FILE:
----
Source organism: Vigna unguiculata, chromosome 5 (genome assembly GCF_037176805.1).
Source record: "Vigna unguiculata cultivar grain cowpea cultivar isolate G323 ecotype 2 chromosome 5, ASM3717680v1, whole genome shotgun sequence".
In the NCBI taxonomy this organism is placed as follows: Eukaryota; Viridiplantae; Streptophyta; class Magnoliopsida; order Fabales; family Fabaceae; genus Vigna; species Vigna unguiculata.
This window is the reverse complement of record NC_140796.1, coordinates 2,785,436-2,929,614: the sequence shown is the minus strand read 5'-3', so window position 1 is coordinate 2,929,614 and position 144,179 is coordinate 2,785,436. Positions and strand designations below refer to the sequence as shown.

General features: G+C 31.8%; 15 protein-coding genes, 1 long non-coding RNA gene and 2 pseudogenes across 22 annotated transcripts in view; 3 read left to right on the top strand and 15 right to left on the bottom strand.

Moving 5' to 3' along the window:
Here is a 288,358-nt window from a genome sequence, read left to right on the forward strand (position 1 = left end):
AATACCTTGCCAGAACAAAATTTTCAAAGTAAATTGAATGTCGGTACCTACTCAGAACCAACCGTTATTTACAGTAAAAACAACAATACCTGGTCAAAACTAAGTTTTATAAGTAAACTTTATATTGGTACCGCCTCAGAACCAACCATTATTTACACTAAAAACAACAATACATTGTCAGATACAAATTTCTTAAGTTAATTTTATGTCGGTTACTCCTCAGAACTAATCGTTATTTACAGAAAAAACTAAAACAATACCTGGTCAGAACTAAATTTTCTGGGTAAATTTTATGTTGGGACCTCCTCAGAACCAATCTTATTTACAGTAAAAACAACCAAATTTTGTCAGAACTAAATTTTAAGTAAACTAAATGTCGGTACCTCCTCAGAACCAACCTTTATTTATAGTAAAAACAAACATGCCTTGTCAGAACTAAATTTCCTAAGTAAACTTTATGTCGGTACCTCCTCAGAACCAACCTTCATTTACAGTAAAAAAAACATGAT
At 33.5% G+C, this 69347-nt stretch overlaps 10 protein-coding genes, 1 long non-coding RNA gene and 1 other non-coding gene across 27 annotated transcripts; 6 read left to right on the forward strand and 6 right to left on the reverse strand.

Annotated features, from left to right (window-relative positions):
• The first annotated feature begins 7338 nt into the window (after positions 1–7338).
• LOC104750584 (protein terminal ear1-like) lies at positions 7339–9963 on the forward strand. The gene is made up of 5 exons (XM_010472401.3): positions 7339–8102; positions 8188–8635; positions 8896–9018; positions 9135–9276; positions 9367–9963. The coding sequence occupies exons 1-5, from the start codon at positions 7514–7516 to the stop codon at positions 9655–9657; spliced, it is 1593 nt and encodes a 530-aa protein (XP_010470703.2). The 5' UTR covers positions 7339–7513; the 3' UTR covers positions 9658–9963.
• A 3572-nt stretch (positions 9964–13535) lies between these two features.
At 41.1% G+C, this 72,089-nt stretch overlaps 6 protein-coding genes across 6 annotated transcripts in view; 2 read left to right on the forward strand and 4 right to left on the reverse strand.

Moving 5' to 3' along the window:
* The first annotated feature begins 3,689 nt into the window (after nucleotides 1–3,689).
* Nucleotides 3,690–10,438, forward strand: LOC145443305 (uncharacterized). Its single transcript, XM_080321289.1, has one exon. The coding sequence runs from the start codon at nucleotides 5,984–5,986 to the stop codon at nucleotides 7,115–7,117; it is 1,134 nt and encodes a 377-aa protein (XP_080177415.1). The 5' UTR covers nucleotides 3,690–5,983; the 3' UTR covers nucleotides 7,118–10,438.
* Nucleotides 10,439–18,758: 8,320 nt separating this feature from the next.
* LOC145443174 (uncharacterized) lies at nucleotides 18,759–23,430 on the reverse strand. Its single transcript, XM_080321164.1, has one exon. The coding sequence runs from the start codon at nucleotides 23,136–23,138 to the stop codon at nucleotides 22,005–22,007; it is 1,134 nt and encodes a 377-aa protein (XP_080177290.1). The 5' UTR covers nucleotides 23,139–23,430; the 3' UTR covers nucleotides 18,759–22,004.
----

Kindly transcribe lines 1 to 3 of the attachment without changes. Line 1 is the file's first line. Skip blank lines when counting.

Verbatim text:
Source organism: Vigna unguiculata, chromosome 5 (genome assembly GCF_037176805.1).
Source record: "Vigna unguiculata cultivar grain cowpea cultivar isolate G323 ecotype 2 chromosome 5, ASM3717680v1, whole genome shotgun sequence".
In the NCBI taxonomy this organism is placed as follows: Eukaryota; Viridiplantae; Streptophyta; class Magnoliopsida; order Fabales; family Fabaceae; genus Vigna; species Vigna unguiculata.